Berg, Anders , M.D., PhD
Development of a novel assay for hemoglobin A1c adjusted for age of patient's erythrocytes
General Research Subject: Both Type 1 And Type 2 Diabetes
Focus: Clinical Therapeutics/New Technology\Glucose Monitoring and Sensing
Type of Grant: Junior Faculty
Project Start Date: January 1, 2011
Project End Date: December 31, 2013
This project introduces a novel blood test for hemoglobin A1c to be used to monitor long-term blood glucose control in patients with diabetes mellitus. Hemoglobin A1c is red blood cell hemoglobin that has been chemically modified by glucose during the months red blood cells circulate. Accordingly, the amount of hemoglobin A1c that accumulates is determined by both patients' average blood glucose concentrations and the length of time that their red blood cells circulate. Individual difference in patients' red blood cell age can thus significantly influence hemoglobin A1c test results, independent of their blood glucose control--especially in the many diabetic patients suffering from anemia. This effect can make test results misleading, resulting in significant errors in patients' diabetes management.
This project seeks to develop a blood test that eliminates the influence of red cell age on hemoglobin A1c results. This proposal describes the discovery of a novel biomarker in red blood cells that is an indicator of their age in circulation, and presents preliminary methods for simultaneous measurement of this biomarker and hemoglobin A1c. Aims of this proposal include analytical validation of this red cell age-adjusted Hemoglobin A1c assay, demonstration of the relationship between red cell aging and this novel biomarker, and a preliminary demonstration in anemic patients that this blood test produces results that more accurately reflect patients' true average blood glucose concentrations. If the hypothesis proves correct, this assay represents a superior method of monitoring blood glucose which will improve disease management for all patients with diabetes mellitus.
What area of diabetes research does your project cover? What role will this particular project play in preventing, treating and/or curing diabetes?
This translational research project seeks to develop and validate a novel clinical assay for the diagnosis of diabetes mellitus and monitoring of blood glucose control in patients with this disease. The assay seeks to measure and report Hemoglobin A1c concentrations in patients' blood after adjusting for individual differences in the life span of their circulating erythrocytes. Variability in erythrocyte age is a significant confounding factor when interpreting hemoglobin A1c results, particularly in patients with anemia or hematological disorders. This assay will eliminate a significant source of analytical and interpretive error that compromises the effectiveness of this essential diagnostic test, and thus represents a significant improvement in existing clinical assays for glycated hemoglobin A1c.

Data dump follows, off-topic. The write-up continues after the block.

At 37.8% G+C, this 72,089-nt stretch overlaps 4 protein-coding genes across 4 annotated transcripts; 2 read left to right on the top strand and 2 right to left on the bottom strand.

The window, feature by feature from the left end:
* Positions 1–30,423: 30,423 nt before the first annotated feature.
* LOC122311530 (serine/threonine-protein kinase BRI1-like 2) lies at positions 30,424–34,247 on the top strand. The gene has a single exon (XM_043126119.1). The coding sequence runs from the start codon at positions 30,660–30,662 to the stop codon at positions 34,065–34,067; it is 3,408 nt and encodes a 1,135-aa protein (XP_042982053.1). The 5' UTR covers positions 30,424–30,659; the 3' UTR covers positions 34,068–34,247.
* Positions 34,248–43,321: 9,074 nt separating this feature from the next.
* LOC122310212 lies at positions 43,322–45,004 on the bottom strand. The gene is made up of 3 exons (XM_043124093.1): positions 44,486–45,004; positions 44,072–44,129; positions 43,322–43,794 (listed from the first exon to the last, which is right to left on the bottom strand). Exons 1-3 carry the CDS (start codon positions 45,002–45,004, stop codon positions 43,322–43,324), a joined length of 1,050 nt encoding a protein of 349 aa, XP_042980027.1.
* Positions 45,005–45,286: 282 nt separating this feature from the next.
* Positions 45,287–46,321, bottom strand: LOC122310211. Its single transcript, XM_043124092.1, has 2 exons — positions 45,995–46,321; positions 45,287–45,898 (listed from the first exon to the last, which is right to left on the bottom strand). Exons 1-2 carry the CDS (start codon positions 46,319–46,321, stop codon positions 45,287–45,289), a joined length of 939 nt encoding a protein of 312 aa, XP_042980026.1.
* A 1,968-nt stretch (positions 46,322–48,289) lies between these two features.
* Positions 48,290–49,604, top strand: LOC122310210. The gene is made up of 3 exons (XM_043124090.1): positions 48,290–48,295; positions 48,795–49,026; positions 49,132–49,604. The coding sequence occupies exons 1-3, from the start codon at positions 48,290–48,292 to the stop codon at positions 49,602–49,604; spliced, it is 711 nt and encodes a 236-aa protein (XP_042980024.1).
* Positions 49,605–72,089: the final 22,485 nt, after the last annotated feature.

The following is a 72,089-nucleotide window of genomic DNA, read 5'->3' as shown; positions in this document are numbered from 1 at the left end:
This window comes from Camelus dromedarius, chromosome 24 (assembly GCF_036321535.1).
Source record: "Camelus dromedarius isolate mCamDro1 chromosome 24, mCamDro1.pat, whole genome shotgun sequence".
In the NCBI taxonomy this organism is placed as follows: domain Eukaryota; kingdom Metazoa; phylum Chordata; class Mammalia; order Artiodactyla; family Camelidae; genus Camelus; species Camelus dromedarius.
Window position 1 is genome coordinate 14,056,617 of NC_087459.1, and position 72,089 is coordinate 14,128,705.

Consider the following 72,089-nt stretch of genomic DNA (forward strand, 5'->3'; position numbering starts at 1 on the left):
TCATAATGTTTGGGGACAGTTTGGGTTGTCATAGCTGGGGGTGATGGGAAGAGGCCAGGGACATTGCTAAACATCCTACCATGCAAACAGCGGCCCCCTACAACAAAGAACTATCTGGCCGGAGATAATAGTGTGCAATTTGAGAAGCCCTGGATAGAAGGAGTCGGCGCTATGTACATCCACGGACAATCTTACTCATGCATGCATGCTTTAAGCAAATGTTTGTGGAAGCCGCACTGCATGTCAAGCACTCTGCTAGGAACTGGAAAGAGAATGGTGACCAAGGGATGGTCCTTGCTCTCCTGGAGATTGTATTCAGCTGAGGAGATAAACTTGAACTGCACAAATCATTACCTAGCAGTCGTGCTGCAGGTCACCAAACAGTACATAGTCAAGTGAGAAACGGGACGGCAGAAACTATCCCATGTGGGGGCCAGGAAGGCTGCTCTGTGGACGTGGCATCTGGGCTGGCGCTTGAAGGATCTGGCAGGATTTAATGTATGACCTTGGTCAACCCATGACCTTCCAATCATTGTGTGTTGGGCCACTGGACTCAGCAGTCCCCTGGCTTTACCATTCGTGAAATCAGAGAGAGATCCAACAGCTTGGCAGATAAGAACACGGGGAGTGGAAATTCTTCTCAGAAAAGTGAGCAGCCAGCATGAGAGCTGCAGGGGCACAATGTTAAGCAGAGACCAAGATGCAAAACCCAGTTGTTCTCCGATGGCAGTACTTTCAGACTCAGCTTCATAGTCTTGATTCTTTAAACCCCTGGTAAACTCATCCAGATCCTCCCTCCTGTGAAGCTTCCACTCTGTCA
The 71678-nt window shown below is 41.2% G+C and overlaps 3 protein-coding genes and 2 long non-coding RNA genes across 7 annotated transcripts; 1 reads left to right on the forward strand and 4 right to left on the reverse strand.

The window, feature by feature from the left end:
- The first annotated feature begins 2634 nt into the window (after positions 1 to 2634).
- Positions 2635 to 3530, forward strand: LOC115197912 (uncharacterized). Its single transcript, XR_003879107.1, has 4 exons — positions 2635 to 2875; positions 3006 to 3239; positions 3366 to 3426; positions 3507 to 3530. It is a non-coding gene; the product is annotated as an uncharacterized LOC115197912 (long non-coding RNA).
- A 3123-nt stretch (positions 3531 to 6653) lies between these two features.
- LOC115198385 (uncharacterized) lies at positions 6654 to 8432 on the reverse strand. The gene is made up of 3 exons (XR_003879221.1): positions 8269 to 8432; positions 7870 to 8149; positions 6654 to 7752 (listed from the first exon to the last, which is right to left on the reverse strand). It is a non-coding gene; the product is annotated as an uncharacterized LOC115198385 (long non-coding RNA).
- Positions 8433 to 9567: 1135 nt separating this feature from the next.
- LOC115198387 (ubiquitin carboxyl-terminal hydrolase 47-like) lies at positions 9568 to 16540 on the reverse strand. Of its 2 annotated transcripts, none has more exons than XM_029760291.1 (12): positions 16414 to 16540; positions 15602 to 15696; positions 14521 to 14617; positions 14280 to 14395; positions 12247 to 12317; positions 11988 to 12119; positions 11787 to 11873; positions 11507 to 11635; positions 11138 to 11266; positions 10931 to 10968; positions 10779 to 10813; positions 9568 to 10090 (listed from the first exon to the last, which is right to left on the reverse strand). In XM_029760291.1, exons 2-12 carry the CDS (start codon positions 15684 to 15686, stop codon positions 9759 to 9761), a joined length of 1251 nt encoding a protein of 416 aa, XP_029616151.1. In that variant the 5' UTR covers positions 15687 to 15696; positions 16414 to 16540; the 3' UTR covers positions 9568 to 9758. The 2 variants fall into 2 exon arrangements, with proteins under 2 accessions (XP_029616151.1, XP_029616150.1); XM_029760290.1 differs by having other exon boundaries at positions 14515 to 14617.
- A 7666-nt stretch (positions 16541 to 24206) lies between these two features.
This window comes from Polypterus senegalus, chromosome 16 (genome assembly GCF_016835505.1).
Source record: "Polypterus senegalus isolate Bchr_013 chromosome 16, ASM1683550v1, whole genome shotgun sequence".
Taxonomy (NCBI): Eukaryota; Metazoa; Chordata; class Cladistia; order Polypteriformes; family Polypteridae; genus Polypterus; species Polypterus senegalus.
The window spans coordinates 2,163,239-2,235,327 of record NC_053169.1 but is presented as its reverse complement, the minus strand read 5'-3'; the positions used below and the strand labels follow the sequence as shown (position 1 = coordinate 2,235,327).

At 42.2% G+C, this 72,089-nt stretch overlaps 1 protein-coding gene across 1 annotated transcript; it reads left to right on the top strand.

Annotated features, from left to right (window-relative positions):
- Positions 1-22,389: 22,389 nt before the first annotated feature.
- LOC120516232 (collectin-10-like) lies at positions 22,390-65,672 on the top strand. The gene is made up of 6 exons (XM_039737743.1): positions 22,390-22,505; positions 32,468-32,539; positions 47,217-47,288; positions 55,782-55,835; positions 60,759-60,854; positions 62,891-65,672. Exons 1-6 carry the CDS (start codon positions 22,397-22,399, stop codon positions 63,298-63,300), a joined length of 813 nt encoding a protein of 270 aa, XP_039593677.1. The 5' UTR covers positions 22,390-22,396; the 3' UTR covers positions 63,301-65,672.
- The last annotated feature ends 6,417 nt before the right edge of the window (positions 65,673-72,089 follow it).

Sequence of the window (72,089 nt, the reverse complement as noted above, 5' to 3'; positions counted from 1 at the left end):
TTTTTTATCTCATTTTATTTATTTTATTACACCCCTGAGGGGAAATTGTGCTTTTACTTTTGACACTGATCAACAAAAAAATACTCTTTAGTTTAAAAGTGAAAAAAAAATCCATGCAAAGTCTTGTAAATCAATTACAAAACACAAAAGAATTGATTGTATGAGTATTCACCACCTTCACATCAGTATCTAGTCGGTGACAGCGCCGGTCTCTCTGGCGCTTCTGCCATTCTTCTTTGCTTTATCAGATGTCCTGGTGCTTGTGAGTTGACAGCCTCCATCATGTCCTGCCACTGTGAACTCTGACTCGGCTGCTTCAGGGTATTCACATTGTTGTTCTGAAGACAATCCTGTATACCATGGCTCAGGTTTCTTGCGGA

If a person with diabetes were to ask you how your project will help them in the future, how would you respond?
Currently, there is no cure for diabetes mellitus, however you can prevent the complications of this disease by controlling your blood sugar levels. Some patients test their blood sugar by finger stick blood glucose monitors, and although this is a good way of adjusting your deaily insulin, it is not a very accurate method of testing your average daily blood sugar. The best test currently available for monitoring your blood sugar is by measuring a red blood cell protein called hemoglobin A1c (Hb A1c). Hemoglobin and other proteins in your blood are slowly modified by blood sugar (glucose), chemically bonding with a small proportion of blood hemoglobin, and this modified hemoglobin is called Hb A1c. The rate of formation of Hb A1c in the blood is proportional to your blood sugar level, and because this occurs slowly over time the accumulation of Hb A1c is proportional to your average daily blood sugar levels.
Because the accumulation of Hb A1c depends upon how long your hemoglobin is exposed to blood sugar, it also depends upon how long your red blood cells, which carry the hemoglobin, circulate in your blood. The life span of red blood cells vary from person-to-person, especially in patients who have anemias. This variability directly influences your Hb A1c results independent of how well you are controlling your blood sugar. As a result, variability in red cell life span introduces a source of error when physicians interpret Hb A1c results. In other words, older red cells accumulate more Hb A1c, so if your blood is older than most people's your Hb A1c will be misleadingly high even though your blood sugar may be well controlled. There is currently no way a doctor can know that your blood is older or younger than most other patients' blood, and so these errors go unnoticed.
There is a possibility that these errors may prompt your doctor to prescribe higher doses of insulin (or other glucose control medications) than you need, or not prescribing enough to adequately control your blood sugar. This project seeks to develop a novel assay for Hemoglobin A1c that simultaneously measures the age of your erythrocytes, and adjusts Hb A1c values accordingly. Adjusting for red cell life span/age will make measurements of Hb A1c more accurately representative of your true average blood sugar. This improvement in Hb A1c testing would allow your doctor to make the most accurate assessment of your blood glucose control, allowing your doctor to tailor treatment options to your specific needs, optimizing your blood glucose control while avoiding problems with hypoglycemia.